The decision for this 'doctrinal assessment' was made in April of this year. You can read the NPR (National Catholic Reporter) story here.
Mother Mary Clare Millea, superior general of the Apostles of the Sacred Heart of Jesus and the apostolic visitor charged by the Vatican with directing the study, sent a letter dated July 28 to the heads of women religious congregations, along with an Instrumentum Laboris, or “working paper."
The paper outlined the next phases of the investigation, including the thrust of a questionnaire that the religious heads are to fill out and return to Millea. The paper also explained in greater detail the focus of the Apostolic Visitation.
You can read that report here.
This is me. Giggling. I'm sorry. It's an old habit, as it were.
When we were kids in RC school, we used to giggle whenever the nuns referred to something very common using Latin. Calling the 'working paper' an Instrumentum Laboris just set me off again.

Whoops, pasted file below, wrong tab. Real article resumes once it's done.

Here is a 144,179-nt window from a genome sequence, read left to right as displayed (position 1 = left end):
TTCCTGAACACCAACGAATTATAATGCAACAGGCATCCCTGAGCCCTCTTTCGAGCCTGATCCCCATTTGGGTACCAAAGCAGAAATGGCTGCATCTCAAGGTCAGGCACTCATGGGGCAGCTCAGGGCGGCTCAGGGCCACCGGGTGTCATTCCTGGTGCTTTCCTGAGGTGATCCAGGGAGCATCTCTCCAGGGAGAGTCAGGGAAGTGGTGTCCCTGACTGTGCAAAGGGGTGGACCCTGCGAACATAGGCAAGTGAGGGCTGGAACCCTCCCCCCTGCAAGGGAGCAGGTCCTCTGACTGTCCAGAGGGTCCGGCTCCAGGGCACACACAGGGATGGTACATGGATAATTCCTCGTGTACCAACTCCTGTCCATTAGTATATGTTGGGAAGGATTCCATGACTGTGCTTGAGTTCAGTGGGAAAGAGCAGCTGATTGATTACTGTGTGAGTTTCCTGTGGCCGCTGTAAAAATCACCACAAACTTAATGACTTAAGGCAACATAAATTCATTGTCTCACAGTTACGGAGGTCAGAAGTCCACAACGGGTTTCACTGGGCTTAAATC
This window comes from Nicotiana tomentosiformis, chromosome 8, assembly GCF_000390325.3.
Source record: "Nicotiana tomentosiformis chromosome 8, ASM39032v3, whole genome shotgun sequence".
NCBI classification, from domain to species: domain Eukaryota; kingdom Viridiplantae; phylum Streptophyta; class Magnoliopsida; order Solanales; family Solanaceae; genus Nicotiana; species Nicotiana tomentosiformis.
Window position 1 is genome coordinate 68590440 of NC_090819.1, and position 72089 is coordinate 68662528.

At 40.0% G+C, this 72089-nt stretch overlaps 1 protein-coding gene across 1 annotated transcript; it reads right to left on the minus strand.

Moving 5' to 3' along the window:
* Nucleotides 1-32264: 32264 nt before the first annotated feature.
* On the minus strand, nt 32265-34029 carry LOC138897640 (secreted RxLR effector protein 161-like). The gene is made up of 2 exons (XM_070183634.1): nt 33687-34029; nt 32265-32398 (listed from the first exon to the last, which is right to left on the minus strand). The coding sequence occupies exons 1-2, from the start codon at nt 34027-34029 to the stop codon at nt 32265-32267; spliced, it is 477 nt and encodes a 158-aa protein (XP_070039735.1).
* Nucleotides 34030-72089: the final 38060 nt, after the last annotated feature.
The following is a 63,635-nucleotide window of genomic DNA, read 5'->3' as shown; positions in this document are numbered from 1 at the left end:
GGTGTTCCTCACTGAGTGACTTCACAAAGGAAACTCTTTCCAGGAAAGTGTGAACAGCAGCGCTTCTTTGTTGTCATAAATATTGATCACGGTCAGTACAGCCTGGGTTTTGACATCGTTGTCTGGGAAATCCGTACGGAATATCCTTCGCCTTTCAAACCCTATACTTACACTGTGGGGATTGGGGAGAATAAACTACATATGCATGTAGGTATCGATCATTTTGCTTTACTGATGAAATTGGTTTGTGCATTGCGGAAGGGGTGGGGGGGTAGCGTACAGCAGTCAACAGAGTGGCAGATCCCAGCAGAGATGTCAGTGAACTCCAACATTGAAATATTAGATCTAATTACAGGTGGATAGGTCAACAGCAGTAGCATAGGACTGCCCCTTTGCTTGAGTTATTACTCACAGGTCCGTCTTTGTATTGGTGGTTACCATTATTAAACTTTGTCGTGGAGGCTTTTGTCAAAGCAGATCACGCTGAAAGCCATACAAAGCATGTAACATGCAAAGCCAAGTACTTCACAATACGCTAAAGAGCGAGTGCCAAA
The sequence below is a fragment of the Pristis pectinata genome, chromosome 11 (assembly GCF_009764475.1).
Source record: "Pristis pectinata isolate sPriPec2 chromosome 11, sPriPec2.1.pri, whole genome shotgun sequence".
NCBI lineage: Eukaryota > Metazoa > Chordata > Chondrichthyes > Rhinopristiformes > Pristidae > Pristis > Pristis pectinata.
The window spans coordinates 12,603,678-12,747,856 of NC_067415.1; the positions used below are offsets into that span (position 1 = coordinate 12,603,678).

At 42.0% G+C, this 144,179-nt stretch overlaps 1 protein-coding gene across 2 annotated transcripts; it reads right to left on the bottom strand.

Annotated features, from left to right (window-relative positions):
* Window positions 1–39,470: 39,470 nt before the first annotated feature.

I'm squelching the urge to launch into the other activity we kids would engage: make up poems, writing limerics that rhymed in Latin.
Intrumentum Laboris. Bwaaaaahhhhhaaaa.
Okay, okay. I'm back now. Ahem.
When the study was first announced it was explained that it was intended to examine “the quality of life” of U.S. women religious, with an eye to finding out why vocations have dropped over the years. Initially, some women religious expressed confusion and skepticism concerning the purpose of the investigation. They questioned its intent.
Well, and with good reason.
NCR reports that:
The 341 religious institutes of women in the United States contain approximately 59,000 women religious. Communities of cloistered, contemplative nuns are not officially part of the study.
Meanwhile, the Vatican has opened a second investigation into the umbrella leadership organization of the U.S. women religious, the Leadership Council of Women Religious. The leadership council meets next week in New Orleans for its annual gathering.
I suspect that the nuns will do what the nuns of our youth taught them to do: When there's a storm brewing in the baptismal water, jump in and swim.
Yo, Sistah! Surf's up!
Time to par-tay like it's Vatican II.
Institutional Religion: It's not for the faint of heart.